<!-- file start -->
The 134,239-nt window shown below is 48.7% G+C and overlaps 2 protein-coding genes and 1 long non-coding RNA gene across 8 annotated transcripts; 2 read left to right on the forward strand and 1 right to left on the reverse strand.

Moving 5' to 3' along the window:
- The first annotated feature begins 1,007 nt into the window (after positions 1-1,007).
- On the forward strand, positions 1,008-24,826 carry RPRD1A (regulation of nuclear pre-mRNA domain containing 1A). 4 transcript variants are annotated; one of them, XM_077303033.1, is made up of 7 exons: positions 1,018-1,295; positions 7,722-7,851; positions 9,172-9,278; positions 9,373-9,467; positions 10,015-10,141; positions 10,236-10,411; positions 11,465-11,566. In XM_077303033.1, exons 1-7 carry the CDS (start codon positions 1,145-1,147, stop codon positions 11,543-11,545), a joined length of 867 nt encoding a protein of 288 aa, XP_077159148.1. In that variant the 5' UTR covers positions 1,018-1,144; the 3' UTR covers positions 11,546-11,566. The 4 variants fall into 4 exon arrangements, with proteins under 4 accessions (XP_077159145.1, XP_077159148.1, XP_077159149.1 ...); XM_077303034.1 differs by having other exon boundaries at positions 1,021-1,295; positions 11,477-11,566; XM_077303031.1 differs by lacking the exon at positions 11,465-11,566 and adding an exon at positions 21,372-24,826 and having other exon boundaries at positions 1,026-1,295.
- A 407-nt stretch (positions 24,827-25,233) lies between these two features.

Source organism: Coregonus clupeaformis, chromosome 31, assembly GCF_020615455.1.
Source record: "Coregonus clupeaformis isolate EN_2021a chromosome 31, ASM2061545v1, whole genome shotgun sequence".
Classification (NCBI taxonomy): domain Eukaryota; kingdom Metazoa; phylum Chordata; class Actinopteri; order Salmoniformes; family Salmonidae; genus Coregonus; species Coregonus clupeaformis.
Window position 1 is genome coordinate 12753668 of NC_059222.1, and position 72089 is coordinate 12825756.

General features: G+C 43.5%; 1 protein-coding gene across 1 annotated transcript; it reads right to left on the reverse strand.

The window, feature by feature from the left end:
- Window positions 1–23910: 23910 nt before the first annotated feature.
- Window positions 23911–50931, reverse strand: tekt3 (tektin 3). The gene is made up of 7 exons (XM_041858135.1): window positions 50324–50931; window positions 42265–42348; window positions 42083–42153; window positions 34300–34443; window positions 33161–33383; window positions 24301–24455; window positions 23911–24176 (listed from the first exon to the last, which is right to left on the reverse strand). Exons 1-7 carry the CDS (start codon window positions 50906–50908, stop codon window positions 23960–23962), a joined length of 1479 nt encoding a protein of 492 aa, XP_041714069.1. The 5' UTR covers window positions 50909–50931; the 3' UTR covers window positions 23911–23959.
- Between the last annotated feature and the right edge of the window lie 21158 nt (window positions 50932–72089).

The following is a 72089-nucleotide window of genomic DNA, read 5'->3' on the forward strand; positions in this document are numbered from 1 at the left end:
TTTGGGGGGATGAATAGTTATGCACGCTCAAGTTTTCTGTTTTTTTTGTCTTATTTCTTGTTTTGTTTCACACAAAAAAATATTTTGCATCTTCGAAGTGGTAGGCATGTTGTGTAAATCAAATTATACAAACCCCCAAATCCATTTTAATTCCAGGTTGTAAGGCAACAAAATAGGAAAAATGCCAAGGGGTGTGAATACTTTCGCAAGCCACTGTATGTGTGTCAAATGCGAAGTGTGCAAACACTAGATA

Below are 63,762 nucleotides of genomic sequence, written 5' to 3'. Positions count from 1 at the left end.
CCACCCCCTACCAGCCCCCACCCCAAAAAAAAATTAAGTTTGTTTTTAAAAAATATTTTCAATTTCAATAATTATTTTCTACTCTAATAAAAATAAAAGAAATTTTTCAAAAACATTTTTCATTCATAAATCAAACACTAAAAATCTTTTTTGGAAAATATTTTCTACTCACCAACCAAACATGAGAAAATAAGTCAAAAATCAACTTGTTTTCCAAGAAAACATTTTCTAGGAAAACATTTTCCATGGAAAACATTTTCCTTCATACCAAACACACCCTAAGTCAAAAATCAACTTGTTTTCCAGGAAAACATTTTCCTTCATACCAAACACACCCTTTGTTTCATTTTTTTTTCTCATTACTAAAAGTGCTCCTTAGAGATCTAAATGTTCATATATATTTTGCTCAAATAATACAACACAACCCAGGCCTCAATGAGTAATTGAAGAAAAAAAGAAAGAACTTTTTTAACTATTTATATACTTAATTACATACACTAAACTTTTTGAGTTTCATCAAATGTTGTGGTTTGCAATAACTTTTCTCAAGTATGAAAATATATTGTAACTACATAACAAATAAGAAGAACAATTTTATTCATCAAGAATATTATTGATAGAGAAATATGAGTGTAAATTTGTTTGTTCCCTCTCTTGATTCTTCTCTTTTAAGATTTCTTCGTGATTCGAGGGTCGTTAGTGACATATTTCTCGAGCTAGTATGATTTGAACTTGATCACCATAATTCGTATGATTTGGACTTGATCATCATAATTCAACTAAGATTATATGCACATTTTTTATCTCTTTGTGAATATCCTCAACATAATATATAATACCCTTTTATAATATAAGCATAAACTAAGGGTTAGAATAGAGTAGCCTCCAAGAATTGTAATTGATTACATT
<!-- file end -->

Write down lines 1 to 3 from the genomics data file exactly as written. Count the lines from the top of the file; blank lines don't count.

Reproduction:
The 134,239-nt window shown below is 48.7% G+C and overlaps 2 protein-coding genes and 1 long non-coding RNA gene across 8 annotated transcripts; 2 read left to right on the forward strand and 1 right to left on the reverse strand.

Moving 5' to 3' along the window:
- The first annotated feature begins 1,007 nt into the window (after positions 1-1,007).